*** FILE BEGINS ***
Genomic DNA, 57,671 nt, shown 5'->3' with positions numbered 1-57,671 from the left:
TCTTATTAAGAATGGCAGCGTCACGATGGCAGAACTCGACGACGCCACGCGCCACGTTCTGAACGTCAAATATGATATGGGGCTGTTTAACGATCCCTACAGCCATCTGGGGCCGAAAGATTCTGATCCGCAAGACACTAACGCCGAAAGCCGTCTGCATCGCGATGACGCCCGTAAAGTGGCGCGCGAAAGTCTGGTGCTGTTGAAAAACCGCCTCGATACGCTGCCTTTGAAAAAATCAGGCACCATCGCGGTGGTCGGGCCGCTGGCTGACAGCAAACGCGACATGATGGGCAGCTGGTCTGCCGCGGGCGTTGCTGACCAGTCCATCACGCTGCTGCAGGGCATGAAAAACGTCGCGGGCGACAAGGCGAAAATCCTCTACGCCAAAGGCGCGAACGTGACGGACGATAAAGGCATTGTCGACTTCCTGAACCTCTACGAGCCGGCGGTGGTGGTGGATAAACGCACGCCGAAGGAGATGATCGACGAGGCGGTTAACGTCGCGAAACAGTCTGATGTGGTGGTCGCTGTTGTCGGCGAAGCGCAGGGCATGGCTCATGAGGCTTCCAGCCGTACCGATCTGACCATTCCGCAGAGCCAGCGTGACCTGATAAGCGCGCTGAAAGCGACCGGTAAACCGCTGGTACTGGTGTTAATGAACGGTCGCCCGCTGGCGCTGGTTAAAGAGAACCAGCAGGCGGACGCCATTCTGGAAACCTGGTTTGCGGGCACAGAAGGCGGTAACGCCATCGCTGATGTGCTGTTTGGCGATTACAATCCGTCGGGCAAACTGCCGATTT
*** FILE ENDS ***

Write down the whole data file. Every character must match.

Genomic DNA, 57,671 nt, shown 5'->3' with positions numbered 1-57,671 from the left:
TCTTATTAAGAATGGCAGCGTCACGATGGCAGAACTCGACGACGCCACGCGCCACGTTCTGAACGTCAAATATGATATGGGGCTGTTTAACGATCCCTACAGCCATCTGGGGCCGAAAGATTCTGATCCGCAAGACACTAACGCCGAAAGCCGTCTGCATCGCGATGACGCCCGTAAAGTGGCGCGCGAAAGTCTGGTGCTGTTGAAAAACCGCCTCGATACGCTGCCTTTGAAAAAATCAGGCACCATCGCGGTGGTCGGGCCGCTGGCTGACAGCAAACGCGACATGATGGGCAGCTGGTCTGCCGCGGGCGTTGCTGACCAGTCCATCACGCTGCTGCAGGGCATGAAAAACGTCGCGGGCGACAAGGCGAAAATCCTCTACGCCAAAGGCGCGAACGTGACGGACGATAAAGGCATTGTCGACTTCCTGAACCTCTACGAGCCGGCGGTGGTGGTGGATAAACGCACGCCGAAGGAGATGATCGACGAGGCGGTTAACGTCGCGAAACAGTCTGATGTGGTGGTCGCTGTTGTCGGCGAAGCGCAGGGCATGGCTCATGAGGCTTCCAGCCGTACCGATCTGACCATTCCGCAGAGCCAGCGTGACCTGATAAGCGCGCTGAAAGCGACCGGTAAACCGCTGGTACTGGTGTTAATGAACGGTCGCCCGCTGGCGCTGGTTAAAGAGAACCAGCAGGCGGACGCCATTCTGGAAACCTGGTTTGCGGGCACAGAAGGCGGTAACGCCATCGCTGATGTGCTGTTTGGCGATTACAATCCGTCGGGCAAACTGCCGATTT